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The UN security council has called for an immediate end to the violence in Libya and demanded that Muammar Gaddafi lives up to his responsibilities to protect his own people.

The Obama administration on Tuesday reiterated its condemnation of bloody clashes between protesters and those loyal to the Libyan leader, Col. Muammar el-Qaddafi, but it stopped short of threatening concrete measures, like sanctions or a no-flight zone above Tripoli.

A few hours after the Libyan dictator issued his defiance of the international community, the security council hit back with a unanimous statement from the 15 members of the security council that condemned the violence and deplored the repression of peaceful demonstrators.

The statement called for the immediate lifting of restrictions on all forms of the media and for the safety of foreign nationals to be ensured.

Secretary of State Hillary Rodham Clinton said the Libyan government was responsible for the bloodshed, which she called “completely unacceptable.” But with the United States not yet able to get its diplomats out of the country, she said, “the safety and well being of Americans has to be our highest priority.”

Mrs. Clinton said the United Nations Security Council was the proper place for further action against Libya, adding that the situation on the ground was still too murky to make a judgment. “As we gain a greater understanding of what is actually happening,” she said, “we will take appropriate steps in line with our values, our principles and our laws.” She noted that communications were largely shut down.

Libya’s deputy ambassador to the UN, Ibrahim al-Dabashi, who has joined a number of Libyan diplomats who have defected from the Gaddafi regime, said the UN’s position did not go far enough. “It is not strong enough, but any message to the Libyan government at this stage is good.”

Dabashi said that he had received reports that “genocide” had begun in the west of the country, with ground attacks occurring from Libyan forces working alongside “mercenaries from many African countries”.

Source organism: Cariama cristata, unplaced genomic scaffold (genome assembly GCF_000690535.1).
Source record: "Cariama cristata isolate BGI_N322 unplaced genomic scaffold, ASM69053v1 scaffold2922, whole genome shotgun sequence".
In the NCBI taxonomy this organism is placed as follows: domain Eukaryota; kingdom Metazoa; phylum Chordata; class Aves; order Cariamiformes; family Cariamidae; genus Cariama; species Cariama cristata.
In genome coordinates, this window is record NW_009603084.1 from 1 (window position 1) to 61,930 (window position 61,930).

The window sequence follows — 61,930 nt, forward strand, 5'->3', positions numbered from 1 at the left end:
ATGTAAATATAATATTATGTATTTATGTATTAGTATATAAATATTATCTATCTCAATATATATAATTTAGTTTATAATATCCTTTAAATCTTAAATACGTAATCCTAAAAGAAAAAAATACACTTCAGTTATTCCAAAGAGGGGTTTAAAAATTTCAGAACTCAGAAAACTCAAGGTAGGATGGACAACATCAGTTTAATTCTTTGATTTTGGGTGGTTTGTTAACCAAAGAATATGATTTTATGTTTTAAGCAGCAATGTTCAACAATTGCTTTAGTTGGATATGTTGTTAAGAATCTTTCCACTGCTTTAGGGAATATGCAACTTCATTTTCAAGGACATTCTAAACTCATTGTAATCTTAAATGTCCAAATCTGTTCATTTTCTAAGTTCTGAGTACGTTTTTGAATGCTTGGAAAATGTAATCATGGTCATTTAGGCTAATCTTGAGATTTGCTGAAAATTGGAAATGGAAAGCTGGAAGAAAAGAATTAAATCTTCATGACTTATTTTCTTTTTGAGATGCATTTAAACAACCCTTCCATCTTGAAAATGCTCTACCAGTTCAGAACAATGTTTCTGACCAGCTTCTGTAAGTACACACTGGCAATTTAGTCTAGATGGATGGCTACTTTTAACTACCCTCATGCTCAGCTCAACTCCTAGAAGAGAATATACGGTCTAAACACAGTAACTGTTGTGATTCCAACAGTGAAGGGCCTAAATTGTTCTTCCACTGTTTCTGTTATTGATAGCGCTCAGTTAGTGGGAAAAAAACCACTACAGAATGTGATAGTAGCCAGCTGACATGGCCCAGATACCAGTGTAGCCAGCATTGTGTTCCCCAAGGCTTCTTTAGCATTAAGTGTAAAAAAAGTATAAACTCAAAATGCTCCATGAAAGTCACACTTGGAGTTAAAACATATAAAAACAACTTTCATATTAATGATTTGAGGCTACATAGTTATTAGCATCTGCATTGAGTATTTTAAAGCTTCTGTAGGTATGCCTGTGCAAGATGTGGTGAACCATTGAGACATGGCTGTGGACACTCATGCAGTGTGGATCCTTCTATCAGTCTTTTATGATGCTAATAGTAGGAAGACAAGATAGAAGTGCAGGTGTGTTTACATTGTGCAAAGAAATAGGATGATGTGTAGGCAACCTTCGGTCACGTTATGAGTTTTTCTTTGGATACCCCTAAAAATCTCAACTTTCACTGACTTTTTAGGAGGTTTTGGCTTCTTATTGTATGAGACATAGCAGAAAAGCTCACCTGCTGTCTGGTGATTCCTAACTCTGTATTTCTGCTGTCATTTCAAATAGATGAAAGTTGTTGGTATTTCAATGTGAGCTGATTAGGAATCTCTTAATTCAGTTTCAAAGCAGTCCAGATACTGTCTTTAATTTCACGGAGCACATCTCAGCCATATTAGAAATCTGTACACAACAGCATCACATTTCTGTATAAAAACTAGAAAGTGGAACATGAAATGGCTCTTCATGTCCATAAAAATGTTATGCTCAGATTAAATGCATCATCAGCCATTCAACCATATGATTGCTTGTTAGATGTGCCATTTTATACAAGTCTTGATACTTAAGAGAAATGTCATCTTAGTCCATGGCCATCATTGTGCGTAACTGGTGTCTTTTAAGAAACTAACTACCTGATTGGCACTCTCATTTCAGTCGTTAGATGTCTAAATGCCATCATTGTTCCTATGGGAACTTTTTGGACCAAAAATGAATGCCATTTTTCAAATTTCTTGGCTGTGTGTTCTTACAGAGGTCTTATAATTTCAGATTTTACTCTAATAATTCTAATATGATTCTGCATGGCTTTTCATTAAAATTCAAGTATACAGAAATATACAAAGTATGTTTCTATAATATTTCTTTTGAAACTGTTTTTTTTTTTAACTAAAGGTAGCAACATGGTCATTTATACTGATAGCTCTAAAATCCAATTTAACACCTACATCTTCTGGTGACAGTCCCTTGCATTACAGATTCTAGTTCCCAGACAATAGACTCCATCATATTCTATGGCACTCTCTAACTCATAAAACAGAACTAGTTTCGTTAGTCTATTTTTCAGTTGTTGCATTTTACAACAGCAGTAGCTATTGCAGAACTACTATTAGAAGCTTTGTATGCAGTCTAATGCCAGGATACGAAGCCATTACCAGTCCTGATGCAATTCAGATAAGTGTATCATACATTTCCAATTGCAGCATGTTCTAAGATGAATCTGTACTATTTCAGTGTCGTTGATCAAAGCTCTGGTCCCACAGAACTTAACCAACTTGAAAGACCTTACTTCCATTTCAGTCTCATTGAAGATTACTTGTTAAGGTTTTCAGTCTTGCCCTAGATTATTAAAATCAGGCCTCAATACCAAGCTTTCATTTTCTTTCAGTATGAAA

The US and British governments welcomed the security council statement. Mark Lyall Grant, the UK ambassador to the UN, said its strength came in its contents “and the fact that it is a united message”.

The US mission to the UN said it provided a “clear and unified voice that the violence must end immediately”.

The statement has no instant teeth – it will lead to no action on the part of the international community. That would require the forging of a resolution that would take days, if not weeks, to accomplish.

Its issuing was preceded by hours of confusion over the Libyan representation at the UN. In farcical scenes, the Libyan ambassador to the UN, Abdurrahman Mohamed Shalgham who still supports Gaddafi, and deputy Dabashi, both claimed to be speaking for their nation.

In the end Shalgham addressed the security council, telling the five permanent members – the US, Britain, France, Russia and China – and 10 non-permanent members that the Libyan public prosecutor had begun to investigate the killings in the unrest so far. The ambassador denied that there had been any aerial bombardments of demonstrators, though he did concede that the eastern side of the country had fallen and was no longer in government control.

Shalgham’s appearance surprised observers as he had been absent for several days.

He said he had been holding discussions with senior members of the government, including the foreign minister, trying to persuade them to stop the bloodshed. “I am still trying to speak to the leader [Gaddafi]. We have to stop attacking Libyans,” Shalgham said.

Asked who was to blame, he answered: “All the regime is responsible. I am one of them – we are all responsible.”

The Guardian & New York Times

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